A new Medicare policy expected to save money for the federal government may end up doing so at the expense of Medicare beneficiaries who may find themselves faced with costs that Medicare previously paid.
Under the new policy, selected procedures that Medicare once authorized only when performed on an inpatient basis can now be performed on an outpatient basis. The underlying rationale for the policy, which took effect on January 1 and will be phased in over the next three years, is that such an approach should foster competition and possibly lower Medicare costs.
But some of those procedures still require meaningful after-care that can range from prescription drugs to post-surgical monitoring to facility fees to home care and more – costs included in Medicare reimbursement for inpatient surgery but not included in the price of outpatient surgery. Thus, while patients generally face the same maximum deductible for inpatient and outpatient procedures, they may be more likely to be forced to spend that full deductible if they choose to have the surgery performed on an outpatient basis.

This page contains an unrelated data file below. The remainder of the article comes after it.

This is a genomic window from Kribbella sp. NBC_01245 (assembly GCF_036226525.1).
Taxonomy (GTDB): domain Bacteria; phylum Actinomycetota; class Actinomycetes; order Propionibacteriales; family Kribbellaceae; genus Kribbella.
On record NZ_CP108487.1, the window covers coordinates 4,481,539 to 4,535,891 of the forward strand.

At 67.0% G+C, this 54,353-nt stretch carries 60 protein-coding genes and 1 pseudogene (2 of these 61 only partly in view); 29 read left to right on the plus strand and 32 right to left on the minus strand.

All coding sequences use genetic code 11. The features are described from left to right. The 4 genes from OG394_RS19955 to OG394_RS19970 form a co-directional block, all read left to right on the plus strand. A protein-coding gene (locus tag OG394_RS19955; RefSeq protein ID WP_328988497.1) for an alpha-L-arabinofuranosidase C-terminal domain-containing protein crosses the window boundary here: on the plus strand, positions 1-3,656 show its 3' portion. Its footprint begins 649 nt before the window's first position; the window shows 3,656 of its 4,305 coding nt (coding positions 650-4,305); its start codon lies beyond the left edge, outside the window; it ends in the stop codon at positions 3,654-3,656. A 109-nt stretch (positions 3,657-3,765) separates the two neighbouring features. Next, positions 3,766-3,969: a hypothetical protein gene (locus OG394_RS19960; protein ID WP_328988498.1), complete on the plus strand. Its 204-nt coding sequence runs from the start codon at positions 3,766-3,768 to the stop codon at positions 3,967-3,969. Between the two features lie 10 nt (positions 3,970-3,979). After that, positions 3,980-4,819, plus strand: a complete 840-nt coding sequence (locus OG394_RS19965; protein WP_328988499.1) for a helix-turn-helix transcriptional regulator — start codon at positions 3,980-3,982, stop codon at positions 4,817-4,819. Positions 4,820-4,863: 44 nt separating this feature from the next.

This also could pose a challenge for private safety-net hospitals, which serve especially large numbers of low-income patients. Many of those patients already have difficulty paying their Medicare co-payments, and this could leave safety-net hospitals with additional uncompensated care costs.
Learn more about how this situation came about, its implications for Medicare beneficiaries, and the possibility of this unusual situation being corrected in the Washington Post article “New cost-cutting Medicare rule may add costs to patients.”